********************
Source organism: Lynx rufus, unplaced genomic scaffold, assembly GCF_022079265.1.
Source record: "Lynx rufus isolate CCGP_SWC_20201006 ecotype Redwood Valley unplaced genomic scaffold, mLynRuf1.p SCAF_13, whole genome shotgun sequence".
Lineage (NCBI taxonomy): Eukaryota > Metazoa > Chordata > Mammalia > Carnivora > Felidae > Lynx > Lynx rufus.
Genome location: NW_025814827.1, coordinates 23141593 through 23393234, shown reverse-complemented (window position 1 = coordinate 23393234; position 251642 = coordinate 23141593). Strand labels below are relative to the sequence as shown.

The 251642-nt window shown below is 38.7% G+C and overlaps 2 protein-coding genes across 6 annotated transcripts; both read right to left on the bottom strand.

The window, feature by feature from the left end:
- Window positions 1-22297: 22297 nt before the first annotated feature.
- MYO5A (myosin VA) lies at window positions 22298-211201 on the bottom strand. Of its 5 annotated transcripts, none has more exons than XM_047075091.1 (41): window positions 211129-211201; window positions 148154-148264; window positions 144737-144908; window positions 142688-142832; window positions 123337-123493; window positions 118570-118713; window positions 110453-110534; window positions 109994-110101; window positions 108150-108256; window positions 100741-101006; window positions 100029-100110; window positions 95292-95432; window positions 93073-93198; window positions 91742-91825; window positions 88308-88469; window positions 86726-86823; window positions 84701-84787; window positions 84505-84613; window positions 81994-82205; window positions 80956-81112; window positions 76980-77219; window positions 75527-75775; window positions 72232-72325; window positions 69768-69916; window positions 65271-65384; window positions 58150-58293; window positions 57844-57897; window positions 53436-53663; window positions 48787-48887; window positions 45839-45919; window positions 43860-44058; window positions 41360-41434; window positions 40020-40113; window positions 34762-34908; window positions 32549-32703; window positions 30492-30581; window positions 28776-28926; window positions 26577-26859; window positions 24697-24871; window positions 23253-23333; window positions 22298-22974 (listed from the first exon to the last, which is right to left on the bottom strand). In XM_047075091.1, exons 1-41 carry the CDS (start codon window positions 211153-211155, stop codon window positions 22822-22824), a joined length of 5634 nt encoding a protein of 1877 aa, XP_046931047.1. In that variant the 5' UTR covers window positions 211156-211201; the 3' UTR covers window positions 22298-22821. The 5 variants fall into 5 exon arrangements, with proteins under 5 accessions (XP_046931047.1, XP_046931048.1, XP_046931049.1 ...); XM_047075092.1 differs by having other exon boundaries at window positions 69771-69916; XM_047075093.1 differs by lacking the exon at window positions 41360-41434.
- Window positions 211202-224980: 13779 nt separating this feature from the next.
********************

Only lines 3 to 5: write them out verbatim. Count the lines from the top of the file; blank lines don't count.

Lineage (NCBI taxonomy): Eukaryota > Metazoa > Chordata > Mammalia > Carnivora > Felidae > Lynx > Lynx rufus.
Genome location: NW_025814827.1, coordinates 23141593 through 23393234, shown reverse-complemented (window position 1 = coordinate 23393234; position 251642 = coordinate 23141593). Strand labels below are relative to the sequence as shown.

The 251642-nt window shown below is 38.7% G+C and overlaps 2 protein-coding genes across 6 annotated transcripts; both read right to left on the bottom strand.